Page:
ORIGINALLY PUBLISHED IN THE GEORGIA STRAIGHT, OCT. 22, 1992
By Steve Newton
On paper, Candyman looked like it had the makings of a fright fan’s wet dream. It was based on a short story from Clive Barker’s Books of Blood, the collection of gut-wrenching, in-your-face horror tales he churned out before getting all artsy and overblown in novels like The Great and Secret Show and Imajica. And it was directed by Bernard Rose, whose excellent 1988 feature Paperhouse successfully blended dreams and horror into a powerful coming-of-age drama. Then there was the soundtrack by Philip Glass, the man whose tunes helped make The Thin Blue Line one of the most haunting documentaries around.
Sadly enough, with all the things Candyman has going for it, it turns out to be not much more enthralling than the last Freddy Kreuger slash-o-rama. Instead of a dead person who only kills folks in their sleep, the Candyman only kills when folks say his name five times while staring into a mirror.
And we know how easily that can happen.
Candyman is the preposterous story of University of Illinois doctoral candidate Helen Lyle (Virginia Madsen), who sees a way of securing her scholarly reputation by writing a thesis on the urban legend of the titular baddie. Supposedly the Candyman was a black artist who, in 1890—after impregnating the daughter of a rich white man—was murdered by a gang of thugs who sawed off his right arm and got bees to sting him and burned his body and stuff.
They scattered his ashes over the site that became Chicago’s poverty-stricken Cabrini Green housing project, and nowadays the Candyman—with a big hook stuck into the stump of his arm—jumps through medicine cabinets and slaughters people.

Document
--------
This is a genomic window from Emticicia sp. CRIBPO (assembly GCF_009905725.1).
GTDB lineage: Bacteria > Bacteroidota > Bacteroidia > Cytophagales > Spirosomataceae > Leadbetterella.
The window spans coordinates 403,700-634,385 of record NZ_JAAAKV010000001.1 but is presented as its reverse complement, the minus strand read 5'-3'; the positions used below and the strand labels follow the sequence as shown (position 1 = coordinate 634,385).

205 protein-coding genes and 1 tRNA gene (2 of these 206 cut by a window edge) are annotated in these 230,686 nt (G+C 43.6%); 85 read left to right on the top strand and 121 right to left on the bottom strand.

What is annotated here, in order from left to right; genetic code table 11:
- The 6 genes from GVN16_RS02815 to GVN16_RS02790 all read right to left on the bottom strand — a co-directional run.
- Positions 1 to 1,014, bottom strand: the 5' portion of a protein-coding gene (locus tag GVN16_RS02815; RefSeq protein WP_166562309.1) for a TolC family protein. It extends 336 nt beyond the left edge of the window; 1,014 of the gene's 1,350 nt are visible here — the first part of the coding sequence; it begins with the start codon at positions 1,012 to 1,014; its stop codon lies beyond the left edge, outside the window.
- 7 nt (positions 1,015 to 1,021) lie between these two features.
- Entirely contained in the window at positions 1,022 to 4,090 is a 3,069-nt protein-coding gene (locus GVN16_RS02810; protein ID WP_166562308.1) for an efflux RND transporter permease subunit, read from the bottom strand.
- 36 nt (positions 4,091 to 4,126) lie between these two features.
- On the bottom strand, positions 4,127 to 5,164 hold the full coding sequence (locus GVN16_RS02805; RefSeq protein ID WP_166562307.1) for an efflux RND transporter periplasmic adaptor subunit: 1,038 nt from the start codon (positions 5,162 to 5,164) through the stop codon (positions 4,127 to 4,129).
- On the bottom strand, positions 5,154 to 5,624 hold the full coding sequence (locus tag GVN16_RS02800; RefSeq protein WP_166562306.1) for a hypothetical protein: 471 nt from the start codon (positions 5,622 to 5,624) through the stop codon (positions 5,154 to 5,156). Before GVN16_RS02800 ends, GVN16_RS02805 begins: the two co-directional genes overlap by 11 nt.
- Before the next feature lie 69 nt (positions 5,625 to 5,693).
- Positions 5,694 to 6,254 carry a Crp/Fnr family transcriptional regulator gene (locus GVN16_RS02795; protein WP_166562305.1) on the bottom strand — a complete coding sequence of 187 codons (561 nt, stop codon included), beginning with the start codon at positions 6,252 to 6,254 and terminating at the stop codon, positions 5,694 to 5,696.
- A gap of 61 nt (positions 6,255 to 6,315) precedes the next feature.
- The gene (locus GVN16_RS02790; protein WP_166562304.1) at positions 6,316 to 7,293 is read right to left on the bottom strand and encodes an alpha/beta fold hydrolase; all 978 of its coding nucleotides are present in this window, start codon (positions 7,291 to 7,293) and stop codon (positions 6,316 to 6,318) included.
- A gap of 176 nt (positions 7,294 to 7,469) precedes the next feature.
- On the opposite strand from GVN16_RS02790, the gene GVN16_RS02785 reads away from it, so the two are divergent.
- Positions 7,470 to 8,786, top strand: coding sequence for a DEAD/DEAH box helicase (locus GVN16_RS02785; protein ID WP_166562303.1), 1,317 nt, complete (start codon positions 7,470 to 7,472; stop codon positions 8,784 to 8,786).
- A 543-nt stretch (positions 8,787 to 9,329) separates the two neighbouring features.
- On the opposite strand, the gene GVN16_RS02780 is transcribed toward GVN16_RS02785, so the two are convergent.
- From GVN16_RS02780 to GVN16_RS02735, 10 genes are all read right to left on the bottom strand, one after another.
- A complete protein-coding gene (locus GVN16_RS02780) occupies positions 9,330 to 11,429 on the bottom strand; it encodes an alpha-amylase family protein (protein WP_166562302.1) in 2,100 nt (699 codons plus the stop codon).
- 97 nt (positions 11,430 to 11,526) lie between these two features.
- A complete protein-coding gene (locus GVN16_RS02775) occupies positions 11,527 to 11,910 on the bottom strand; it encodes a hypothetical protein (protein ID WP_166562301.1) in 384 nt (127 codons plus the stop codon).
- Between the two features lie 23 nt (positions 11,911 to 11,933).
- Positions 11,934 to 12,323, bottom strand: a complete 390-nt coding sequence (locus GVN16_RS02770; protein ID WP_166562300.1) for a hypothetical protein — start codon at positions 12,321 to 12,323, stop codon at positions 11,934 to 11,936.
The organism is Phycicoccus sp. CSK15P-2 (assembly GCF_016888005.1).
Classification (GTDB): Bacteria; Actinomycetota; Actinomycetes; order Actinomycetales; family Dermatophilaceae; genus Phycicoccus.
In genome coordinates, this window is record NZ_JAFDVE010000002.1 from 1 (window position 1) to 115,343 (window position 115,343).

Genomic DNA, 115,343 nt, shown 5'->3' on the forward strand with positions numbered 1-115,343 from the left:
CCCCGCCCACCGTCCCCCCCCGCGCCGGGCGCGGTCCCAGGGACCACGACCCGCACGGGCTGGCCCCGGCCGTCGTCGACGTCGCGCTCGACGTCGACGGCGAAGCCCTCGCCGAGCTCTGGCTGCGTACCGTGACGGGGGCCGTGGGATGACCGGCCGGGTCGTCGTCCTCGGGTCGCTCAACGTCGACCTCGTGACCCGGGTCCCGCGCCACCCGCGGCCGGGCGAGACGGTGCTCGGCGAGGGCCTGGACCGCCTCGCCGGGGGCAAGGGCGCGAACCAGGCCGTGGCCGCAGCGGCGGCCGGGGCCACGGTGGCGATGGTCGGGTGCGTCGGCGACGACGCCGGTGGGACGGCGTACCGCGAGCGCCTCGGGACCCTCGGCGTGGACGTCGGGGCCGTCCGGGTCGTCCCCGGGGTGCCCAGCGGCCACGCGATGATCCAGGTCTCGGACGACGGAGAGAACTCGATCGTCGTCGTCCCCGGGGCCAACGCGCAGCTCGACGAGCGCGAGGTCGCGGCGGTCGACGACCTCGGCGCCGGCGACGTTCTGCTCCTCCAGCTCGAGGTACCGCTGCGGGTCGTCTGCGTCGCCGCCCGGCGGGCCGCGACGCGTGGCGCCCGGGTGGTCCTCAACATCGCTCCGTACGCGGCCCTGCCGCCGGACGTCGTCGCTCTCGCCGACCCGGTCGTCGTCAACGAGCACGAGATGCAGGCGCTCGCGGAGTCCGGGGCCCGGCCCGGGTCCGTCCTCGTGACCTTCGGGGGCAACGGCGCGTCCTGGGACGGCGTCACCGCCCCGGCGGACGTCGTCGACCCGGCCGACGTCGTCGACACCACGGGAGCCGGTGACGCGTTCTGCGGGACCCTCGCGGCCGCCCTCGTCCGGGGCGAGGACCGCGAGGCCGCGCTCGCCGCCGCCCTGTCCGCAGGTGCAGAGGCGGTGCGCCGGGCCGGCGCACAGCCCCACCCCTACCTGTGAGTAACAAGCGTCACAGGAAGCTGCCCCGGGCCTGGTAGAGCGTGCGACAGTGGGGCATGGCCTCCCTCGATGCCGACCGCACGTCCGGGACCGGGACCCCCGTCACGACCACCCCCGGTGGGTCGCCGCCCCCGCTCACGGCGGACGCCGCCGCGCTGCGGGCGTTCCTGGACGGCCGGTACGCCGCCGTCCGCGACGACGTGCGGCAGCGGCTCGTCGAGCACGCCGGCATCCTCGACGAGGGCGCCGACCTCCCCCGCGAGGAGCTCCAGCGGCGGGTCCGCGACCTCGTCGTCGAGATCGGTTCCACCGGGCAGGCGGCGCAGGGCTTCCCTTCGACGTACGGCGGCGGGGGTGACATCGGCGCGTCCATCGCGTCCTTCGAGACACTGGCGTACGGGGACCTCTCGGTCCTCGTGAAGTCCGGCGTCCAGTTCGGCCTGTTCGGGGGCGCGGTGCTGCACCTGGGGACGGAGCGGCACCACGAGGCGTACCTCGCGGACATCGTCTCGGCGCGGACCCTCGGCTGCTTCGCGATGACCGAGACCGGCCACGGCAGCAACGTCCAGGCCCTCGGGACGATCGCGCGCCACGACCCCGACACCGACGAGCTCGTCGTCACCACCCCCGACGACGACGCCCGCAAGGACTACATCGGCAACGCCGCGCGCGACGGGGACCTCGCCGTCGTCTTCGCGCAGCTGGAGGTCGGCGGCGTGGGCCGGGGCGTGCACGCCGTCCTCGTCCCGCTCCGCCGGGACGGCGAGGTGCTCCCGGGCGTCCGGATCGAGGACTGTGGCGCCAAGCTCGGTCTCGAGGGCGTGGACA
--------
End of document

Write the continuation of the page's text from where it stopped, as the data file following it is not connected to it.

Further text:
Madsen’s none-too-bright character—remember, she doesn’t have her doctorate yet—calls up the Candyman (Tony Todd), who promptly frames her for three grisly murders in a row. Meanwhile, her sleazeball professor husband Trevor (Xander Berkeley, the guy who got the liquidy steel sword through his head for drinking milk straight from the carton in Terminator 2) is doing the old in-out with one of his hot-to-trot young students. It almost makes you wish that the pitiable C-Man—whose booming voice results in an unexplained, doe-eyed attraction from Lyle—would mend his ways, throw off that meathook, and steal her away from the creep.
But the romantic element Rose struggles to bring to the film just expires like most of the characters—very few of whom you care about anyway. There are few serious scares in Candyman, unless the sight of a man with a mouthful of buzzing bees freaks you out. And the only really funny bit comes in the last scene of the film, when a newly resurrected ‘Candygirl’ is surreptitiously called back to try her own hand at spleen removal.